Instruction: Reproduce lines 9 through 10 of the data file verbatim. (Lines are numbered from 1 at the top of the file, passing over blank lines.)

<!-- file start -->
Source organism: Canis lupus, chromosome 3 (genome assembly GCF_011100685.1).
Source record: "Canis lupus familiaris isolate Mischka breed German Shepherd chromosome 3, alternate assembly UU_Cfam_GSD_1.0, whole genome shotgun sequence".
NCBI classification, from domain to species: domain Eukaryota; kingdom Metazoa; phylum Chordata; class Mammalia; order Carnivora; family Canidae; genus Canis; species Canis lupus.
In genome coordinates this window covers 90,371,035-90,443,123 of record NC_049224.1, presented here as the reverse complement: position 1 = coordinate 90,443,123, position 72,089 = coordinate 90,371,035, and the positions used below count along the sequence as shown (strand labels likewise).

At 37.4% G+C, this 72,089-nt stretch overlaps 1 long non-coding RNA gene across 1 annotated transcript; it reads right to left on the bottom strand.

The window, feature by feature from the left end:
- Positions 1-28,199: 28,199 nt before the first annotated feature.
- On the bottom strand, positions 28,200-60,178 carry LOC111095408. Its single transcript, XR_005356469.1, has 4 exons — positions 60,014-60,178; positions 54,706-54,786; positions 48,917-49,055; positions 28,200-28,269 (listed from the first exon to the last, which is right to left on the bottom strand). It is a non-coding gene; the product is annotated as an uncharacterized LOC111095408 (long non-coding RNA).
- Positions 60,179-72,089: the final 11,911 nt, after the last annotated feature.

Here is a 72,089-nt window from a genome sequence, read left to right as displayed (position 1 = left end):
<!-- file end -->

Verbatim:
- Positions 60,179-72,089: the final 11,911 nt, after the last annotated feature.

Here is a 72,089-nt window from a genome sequence, read left to right as displayed (position 1 = left end):